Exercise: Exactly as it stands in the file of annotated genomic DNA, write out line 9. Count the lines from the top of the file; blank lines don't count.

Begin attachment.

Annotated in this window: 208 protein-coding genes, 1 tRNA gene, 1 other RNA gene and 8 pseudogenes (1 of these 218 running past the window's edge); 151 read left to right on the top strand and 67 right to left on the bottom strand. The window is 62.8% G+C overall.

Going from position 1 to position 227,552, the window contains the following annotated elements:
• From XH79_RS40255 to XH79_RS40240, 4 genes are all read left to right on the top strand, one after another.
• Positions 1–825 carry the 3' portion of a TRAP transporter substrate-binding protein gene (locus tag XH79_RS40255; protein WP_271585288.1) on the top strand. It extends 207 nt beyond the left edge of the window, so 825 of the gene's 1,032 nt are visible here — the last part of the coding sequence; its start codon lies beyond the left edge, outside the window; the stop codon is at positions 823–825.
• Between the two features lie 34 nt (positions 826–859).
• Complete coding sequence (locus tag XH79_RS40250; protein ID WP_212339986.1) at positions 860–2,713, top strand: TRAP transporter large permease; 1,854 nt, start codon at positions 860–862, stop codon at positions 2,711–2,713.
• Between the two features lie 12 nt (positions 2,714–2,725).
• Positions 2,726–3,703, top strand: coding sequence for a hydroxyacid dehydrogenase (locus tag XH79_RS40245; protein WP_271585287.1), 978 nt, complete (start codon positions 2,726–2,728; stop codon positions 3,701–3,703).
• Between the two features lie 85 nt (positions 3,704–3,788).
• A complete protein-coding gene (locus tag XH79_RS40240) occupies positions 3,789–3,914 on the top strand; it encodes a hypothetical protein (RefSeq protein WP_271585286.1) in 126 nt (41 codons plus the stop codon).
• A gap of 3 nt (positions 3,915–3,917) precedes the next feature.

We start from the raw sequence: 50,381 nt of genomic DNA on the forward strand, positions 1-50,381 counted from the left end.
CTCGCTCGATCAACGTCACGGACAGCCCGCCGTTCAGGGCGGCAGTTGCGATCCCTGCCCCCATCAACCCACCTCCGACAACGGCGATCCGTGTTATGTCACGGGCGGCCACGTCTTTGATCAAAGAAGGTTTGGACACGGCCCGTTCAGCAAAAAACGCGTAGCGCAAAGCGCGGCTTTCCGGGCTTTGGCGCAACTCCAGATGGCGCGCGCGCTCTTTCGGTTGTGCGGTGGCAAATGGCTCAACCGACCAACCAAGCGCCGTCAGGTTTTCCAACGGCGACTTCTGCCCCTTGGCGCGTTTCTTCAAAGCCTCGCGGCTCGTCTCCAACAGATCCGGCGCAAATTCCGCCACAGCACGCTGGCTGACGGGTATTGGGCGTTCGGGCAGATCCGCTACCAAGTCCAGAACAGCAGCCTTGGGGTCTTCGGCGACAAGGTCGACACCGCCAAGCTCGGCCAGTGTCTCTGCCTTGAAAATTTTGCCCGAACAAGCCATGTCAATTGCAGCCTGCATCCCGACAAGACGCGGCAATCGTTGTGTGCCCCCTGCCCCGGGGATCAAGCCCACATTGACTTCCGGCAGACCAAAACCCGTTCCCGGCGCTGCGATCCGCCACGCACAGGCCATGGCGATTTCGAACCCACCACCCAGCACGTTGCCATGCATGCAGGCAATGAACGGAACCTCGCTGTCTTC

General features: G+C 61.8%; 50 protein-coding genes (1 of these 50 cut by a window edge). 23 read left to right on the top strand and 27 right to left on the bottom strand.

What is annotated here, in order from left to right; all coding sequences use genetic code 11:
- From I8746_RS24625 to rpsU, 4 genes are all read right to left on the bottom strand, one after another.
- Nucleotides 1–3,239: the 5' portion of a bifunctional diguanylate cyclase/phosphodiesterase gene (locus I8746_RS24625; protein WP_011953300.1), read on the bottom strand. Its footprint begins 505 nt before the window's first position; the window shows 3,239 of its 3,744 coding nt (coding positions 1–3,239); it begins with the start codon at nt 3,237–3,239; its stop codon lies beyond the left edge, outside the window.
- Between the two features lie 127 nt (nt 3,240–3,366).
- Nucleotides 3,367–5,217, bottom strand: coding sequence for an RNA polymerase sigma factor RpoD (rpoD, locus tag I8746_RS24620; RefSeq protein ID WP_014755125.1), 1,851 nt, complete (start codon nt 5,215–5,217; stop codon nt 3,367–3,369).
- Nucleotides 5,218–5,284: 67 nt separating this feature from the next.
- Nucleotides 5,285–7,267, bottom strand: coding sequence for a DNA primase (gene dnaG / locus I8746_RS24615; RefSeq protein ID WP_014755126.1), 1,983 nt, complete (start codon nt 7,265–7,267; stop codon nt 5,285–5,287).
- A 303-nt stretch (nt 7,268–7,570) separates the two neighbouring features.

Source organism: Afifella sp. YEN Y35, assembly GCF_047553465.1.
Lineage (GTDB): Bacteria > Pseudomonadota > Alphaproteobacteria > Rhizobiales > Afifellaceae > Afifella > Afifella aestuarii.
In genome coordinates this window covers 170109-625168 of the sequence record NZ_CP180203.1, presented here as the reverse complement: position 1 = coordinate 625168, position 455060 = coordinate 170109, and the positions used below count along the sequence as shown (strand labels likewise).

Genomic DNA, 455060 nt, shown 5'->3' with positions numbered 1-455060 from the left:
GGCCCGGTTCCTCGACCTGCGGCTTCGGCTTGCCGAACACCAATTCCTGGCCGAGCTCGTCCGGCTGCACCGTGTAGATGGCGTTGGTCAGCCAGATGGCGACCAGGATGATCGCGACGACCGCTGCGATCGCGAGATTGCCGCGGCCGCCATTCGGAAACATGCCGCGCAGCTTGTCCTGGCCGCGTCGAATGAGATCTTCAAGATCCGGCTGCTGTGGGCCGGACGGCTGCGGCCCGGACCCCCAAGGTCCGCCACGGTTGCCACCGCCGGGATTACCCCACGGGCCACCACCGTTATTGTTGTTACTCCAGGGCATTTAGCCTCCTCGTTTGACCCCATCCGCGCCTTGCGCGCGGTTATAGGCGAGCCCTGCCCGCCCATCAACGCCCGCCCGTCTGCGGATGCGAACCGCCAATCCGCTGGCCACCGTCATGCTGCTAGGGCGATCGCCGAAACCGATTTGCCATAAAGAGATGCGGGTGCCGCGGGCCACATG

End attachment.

• Between the two features lie 85 nt (positions 3,704–3,788).